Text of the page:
What/who do you look at for visual inspiration? It could be a favourite photographer or blog? movies?

Everything I watch or look at I look at it with a photographer’s eyes - much to my wife’s annoyance when I point out the lighting in scenes or what they’ve done to create an effect! I’m inspired by the world, things that I find, the light and situations that I see that would make good photographs.

What would a perfect day shooting a wedding look like for you?

A couple with their family and friends who are relaxed, in love and having a great time.  That’s all you really need!

Do you have any sort of routine before a wedding to get yourself into the right frame of mind to achieve that perfect day?

I travel for most of my weddings, so my routine is generally a fairly depressing breakfast in some travel hotel.  A big thing for me before the day is communication. I will have caught up with the couple a few nights before, I go through the pre-wedding questionnaire and then I like to get to the couple as early as I can.  For me unlimited coverage is what I offer all couples, that’s the only way I believe I can capture their story. It’s also great to be around from the start as people get used to you and then start to relax and forget you are there. Spending an hour with them before taking photographs is important for me.  That sets up the day brilliantly, by the end I’m just seen as another guest!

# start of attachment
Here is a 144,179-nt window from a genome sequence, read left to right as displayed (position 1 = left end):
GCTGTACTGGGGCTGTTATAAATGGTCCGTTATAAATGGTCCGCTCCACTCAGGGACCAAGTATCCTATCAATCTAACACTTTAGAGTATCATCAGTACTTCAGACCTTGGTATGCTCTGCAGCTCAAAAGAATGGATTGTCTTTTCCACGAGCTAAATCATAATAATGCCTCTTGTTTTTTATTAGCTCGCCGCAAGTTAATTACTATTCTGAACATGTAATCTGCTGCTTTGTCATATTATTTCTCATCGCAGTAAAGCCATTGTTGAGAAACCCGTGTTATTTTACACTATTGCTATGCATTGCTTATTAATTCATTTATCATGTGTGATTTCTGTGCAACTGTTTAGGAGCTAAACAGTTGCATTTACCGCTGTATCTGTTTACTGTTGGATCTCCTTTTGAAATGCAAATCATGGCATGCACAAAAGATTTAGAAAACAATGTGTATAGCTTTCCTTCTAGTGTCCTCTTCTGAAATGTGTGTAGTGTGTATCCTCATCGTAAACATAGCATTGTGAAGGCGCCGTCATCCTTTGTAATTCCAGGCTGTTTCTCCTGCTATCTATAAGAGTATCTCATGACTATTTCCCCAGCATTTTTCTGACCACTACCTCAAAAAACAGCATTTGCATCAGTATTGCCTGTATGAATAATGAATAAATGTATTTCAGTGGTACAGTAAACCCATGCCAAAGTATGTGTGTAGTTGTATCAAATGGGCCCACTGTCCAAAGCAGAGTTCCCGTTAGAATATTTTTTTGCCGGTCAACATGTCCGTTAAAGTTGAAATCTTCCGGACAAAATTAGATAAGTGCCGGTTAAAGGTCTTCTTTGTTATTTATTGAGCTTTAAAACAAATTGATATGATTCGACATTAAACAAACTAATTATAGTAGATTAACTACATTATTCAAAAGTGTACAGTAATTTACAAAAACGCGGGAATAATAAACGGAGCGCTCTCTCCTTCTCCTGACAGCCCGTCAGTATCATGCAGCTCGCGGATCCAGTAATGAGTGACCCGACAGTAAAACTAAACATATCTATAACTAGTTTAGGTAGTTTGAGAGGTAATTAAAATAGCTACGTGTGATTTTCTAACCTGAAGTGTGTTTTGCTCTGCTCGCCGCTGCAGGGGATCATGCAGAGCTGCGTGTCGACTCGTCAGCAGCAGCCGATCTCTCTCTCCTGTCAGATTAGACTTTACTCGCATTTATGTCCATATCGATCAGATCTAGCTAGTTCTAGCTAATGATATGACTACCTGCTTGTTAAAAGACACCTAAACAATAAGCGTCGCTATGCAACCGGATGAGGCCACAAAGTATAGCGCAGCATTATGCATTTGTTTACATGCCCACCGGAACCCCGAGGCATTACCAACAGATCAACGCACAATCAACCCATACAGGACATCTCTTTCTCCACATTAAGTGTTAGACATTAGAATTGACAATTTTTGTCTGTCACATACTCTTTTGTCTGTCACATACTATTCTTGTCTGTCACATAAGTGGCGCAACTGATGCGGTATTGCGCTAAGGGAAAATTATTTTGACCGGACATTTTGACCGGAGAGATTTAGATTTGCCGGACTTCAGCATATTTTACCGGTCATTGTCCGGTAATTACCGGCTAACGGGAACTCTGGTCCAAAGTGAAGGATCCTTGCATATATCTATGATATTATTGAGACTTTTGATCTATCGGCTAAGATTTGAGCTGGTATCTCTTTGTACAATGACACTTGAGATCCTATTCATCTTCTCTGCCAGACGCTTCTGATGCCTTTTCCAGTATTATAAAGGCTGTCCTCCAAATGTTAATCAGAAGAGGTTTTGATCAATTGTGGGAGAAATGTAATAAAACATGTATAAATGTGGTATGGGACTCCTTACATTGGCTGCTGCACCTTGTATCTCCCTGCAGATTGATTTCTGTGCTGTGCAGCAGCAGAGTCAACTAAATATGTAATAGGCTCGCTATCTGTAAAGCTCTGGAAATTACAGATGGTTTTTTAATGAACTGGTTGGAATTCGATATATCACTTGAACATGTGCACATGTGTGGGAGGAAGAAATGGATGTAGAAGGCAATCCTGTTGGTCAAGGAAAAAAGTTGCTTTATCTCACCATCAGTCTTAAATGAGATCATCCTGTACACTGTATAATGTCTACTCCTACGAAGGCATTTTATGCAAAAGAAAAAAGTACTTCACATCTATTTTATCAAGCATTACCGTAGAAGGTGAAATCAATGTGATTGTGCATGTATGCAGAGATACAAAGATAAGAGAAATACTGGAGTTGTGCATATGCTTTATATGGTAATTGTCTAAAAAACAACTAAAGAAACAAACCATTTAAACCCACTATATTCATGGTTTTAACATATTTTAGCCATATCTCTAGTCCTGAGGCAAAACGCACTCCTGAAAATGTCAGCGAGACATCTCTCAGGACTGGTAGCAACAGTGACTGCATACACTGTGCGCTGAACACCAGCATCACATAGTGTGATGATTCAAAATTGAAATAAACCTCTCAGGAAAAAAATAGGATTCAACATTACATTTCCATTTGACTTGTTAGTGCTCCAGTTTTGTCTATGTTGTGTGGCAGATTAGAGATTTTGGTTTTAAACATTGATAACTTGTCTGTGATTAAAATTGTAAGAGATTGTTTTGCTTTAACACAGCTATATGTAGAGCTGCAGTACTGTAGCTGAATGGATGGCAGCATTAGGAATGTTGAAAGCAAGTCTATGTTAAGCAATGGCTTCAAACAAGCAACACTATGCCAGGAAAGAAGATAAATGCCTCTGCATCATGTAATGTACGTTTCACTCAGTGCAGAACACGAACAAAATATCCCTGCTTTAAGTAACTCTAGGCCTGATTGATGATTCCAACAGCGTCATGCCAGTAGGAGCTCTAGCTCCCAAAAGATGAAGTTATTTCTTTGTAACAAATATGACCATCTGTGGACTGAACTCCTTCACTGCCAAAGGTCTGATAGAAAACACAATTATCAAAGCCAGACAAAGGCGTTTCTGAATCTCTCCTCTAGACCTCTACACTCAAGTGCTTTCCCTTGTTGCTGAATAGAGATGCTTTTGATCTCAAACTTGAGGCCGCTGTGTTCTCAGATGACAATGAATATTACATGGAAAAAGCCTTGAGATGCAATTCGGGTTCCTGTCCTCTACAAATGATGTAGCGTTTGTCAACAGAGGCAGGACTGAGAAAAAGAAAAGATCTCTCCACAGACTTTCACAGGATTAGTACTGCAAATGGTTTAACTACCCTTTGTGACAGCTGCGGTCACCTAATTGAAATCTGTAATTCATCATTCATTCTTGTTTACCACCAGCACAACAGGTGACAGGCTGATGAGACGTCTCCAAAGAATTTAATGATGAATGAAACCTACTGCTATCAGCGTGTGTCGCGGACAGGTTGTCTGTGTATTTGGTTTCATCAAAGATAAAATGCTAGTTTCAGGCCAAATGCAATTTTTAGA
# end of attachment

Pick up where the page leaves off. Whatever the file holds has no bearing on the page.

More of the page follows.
Generally speaking, what do you focus on when you are shooting a wedding, by which I mean, what (this could be anything eg your own artistic satisfaction, the couples emotion, people, details) about a wedding is important for you to prioritise while your shoot?

As mentioned above, I shoot the wedding purely for the couple and nothing else.  I want to tell their story. I want to capture people as they know them, their emotions, characters and ultimately their love for each other.  I’m so lucky as my couples trust me with their day, and when shooting the full day there are many opportunities to experiment and try new things.  I want the images my couples to receive to be meaningful. Not something stylised or created to try and win an award. If others who weren’t involved like the pictures too - even better!  However, I believe by taking this completely client-driven approach o my photography, I do not sacrifice my own creativity or art. Because as creatives the ego always wins out, so even though my approach is 100% client-centric - the artistic ego in me always finds a way to make photo’s for myself!

I often think peoples experiences of marriages, theirs or their parents, can have an impact on their involvement in working in the world of weddings. Can you explain what weddings mean to you personally?